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Replacing displacers: Upgrading to guided wave radar technology eliminates costly maintenance

Displacer technology is easily replaced with a guided wave radar for improved reliability and accuracy

The cost of waiting to upgrade

We’ve all had that car, appliance, or tool we just refuse to toss out. It works just fine – as long as we keep throwing parts at it. At the time, we rationalize our decision and tell ourselves a new one just isn’t in the budget. Besides, all those quick fixes never take too long. But with each quick fix, the maintenance bills and the time spent continue to add up. Now, the maintenance costs have surpassed what it would have cost to simply make the upgrade.

Many refineries and petrochemical facilities are guilty of this when it comes to their displacer technology. This mechanical technology uses a torque tube or spring-loaded float to measure liquid level or interface. The internal mechanical parts experience metal fatigue, and they require regular recalibration. Displacers are also prone to failure due to vibration, turbulence, or just getting stuck. The amount of time spent cleaning, maintaining, and replacing these instruments adds up.

Retrofitting new technology to replace the old

Displacer configurations from left to right: Side-to-Side, Side-to-Bottom, Top-to-Bottom, Top-to-Side

Replacing displacer technology with an electronic sensor alternative is the easiest solution for stopping the merry-go-round of maintenance and cleaning. Installing a guided wave radar in the displacer cage, which resembles a bridle, bypass chamber, or pipe, is mostly straightforward. Not all displacer cages are created equal, however, and retrofitting these instruments with a guided wave radar requires a little bit of creativity and ingenuity.

Displacer cages come in four different configurations: side-to-side, side-to-bottom, top-to-bottom, and top-to-side. Configurations without a pipe coming from the top – side-to-side and side-to-bottom – can easily be retrofitted. It’s simply a matter of removing the displacer electronics and float and installing a new guided wave radar and necessary flange to start receiving a more reliable measurement. The other two configurations containing a pipe at the top require a little more creativity and finesse.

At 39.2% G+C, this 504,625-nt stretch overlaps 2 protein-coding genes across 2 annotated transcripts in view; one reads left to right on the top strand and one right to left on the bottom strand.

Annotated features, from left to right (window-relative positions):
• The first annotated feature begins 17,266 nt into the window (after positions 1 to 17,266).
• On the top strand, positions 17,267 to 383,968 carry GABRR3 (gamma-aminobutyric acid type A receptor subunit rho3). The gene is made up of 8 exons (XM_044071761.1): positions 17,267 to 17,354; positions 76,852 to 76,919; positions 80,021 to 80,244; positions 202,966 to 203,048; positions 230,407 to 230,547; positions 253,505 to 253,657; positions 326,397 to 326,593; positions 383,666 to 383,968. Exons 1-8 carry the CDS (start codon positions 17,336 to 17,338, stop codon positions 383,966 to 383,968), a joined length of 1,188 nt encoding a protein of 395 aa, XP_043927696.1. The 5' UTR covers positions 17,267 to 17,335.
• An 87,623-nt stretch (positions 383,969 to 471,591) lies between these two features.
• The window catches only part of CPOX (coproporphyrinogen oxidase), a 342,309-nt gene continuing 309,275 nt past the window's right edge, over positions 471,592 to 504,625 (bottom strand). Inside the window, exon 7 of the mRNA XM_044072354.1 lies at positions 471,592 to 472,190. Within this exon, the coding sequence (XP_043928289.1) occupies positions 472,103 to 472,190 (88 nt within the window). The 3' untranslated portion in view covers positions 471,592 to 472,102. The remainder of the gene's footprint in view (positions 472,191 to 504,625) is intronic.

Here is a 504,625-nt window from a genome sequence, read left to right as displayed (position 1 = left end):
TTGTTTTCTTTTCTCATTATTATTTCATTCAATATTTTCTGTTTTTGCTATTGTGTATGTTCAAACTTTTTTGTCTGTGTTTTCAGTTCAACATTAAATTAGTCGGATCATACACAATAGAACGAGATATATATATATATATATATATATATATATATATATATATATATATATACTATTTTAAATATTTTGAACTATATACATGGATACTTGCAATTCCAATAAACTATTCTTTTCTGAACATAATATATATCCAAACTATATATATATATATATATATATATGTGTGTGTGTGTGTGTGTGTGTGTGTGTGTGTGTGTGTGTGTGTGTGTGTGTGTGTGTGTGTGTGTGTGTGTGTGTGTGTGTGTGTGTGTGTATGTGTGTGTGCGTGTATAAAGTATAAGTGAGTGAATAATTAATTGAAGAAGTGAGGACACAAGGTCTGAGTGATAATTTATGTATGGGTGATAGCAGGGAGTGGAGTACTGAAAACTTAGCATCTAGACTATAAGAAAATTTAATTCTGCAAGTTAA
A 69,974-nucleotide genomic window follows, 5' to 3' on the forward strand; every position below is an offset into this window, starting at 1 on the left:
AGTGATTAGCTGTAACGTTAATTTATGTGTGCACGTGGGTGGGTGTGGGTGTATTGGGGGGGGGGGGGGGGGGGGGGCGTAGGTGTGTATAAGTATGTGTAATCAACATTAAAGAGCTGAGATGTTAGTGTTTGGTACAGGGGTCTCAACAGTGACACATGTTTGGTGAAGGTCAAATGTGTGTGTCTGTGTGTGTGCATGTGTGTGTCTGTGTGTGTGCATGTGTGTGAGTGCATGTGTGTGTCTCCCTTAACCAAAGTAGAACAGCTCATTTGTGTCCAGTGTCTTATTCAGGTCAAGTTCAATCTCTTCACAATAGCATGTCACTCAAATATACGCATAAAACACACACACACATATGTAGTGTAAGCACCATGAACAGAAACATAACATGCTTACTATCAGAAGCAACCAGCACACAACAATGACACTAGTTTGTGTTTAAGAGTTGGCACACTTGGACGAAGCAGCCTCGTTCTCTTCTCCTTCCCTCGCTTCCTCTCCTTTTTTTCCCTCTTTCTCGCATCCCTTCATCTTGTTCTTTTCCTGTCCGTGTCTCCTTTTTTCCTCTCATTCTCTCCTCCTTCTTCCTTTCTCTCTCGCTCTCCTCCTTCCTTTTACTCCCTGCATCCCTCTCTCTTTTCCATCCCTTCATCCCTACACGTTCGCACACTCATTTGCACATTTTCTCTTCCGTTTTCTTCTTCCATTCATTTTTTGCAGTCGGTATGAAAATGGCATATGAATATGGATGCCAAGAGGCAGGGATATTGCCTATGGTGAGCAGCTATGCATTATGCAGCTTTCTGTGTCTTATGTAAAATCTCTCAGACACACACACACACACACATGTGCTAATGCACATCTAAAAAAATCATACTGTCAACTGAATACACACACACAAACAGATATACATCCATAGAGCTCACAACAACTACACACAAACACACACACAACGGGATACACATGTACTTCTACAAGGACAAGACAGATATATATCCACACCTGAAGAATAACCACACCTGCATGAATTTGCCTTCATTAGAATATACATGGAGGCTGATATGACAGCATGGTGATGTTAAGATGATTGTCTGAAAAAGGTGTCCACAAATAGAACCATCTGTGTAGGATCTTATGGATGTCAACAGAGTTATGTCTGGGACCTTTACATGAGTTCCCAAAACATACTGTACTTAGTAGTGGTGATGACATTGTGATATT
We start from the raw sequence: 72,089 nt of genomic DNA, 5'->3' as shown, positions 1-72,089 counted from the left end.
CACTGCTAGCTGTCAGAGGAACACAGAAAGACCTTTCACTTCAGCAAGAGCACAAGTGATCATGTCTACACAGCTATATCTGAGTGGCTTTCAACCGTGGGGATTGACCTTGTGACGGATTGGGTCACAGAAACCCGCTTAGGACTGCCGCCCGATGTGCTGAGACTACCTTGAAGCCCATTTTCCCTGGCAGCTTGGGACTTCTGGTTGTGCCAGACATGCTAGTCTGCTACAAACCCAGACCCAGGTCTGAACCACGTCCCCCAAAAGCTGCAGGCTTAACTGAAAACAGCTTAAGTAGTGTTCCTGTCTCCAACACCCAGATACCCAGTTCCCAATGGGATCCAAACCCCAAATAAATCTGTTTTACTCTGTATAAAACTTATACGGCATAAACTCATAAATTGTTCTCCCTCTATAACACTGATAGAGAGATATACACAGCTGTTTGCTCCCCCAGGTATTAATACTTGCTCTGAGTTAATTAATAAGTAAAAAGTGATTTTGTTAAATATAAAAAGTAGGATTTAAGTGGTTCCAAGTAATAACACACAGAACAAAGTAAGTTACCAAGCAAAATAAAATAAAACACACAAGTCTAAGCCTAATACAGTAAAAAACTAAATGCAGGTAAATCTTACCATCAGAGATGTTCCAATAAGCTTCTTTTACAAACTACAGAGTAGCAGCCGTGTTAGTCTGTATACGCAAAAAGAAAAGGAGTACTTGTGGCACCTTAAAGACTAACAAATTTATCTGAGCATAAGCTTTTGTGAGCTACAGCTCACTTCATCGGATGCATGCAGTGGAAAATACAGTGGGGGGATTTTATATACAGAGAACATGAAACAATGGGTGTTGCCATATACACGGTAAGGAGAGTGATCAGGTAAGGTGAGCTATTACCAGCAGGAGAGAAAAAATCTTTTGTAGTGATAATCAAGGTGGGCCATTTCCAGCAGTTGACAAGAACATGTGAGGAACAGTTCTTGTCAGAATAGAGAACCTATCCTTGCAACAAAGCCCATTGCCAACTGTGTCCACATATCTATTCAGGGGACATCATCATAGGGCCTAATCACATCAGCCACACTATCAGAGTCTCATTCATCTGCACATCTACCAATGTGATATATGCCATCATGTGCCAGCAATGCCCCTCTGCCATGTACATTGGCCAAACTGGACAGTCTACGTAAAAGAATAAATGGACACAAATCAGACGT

Displacer cages with piping coming in from the top – top-to-bottom and top-to-side configurations – would require re-routing piping and adding a process connection to install a standard guided wave radar sensor. This is an expensive and time-consuming endeavor to install a single sensor. Fortunately, there’s a more economical solution that provides reliable results.

Upgrading pays for itself in less maintenance

The VEGAFLEX 81 was easily retrofitted for the displacer with a top-to-bottom configuration

A large refinery on the West Coast had been struggling with a failing displacer with a top-to-bottom configuration on their naphtha reboiler. With a total refining capacity of 120,000 barrels per day, they supply supplies gasoline, jet fuel, and diesel fuel to the local transportation market, and they manufacture heavy fuel oils, liquefied petroleum gas, and asphalt for export. Constant maintenance and repairs related to this displacer were adding up, chipping away at the productivity and efficiency of the facility. It was time for a permanent fix.

The large refinery discussed their troubles with VEGA, and the global manufacturer of process measurement technology provided a creative, long-term solution the refinery needed without the need to reconfigure the overhead piping. The VEGAFLEX 81 guided wave radar can be configured with a 90˚ bend in the rod. With this configuration, the piping above and below can remain intact, and maintenance crews only need to install the new guided wave radar where the displacer once was.

Refinery maintenance crews installed and calibrated the new guided wave radar in a single maintenance shift during a planned shutdown. Since then, the VEGAFLEX 81 has been working reliably and maintenance-free. This not only saved the refinery time and money, but now they’re getting a more reliable measurement on their naphtha reboiler.

Conclusion

Refineries typically have a number of displacers they’re using for level or interface measurements. Those displacers, unfortunately, are mechanical measurements, so even when they’re working properly, it takes a lot of labor and time to keep them reliable and functional. The single displacer at the West Coast refinery mentioned above needed maintenance every six to eight weeks. This additional work adds up quickly.

Retrofitting displacers with guided wave radar sensors requires a fraction of the time and cost of maintaining old displacers. When refineries and petrochemical facilities are willing to pause for a moment and take the long view, they may just find they can get a big return on investing in upgrades today. Newer level measurement technology allows them to operate more productively, efficiently, and competitively for years to come.


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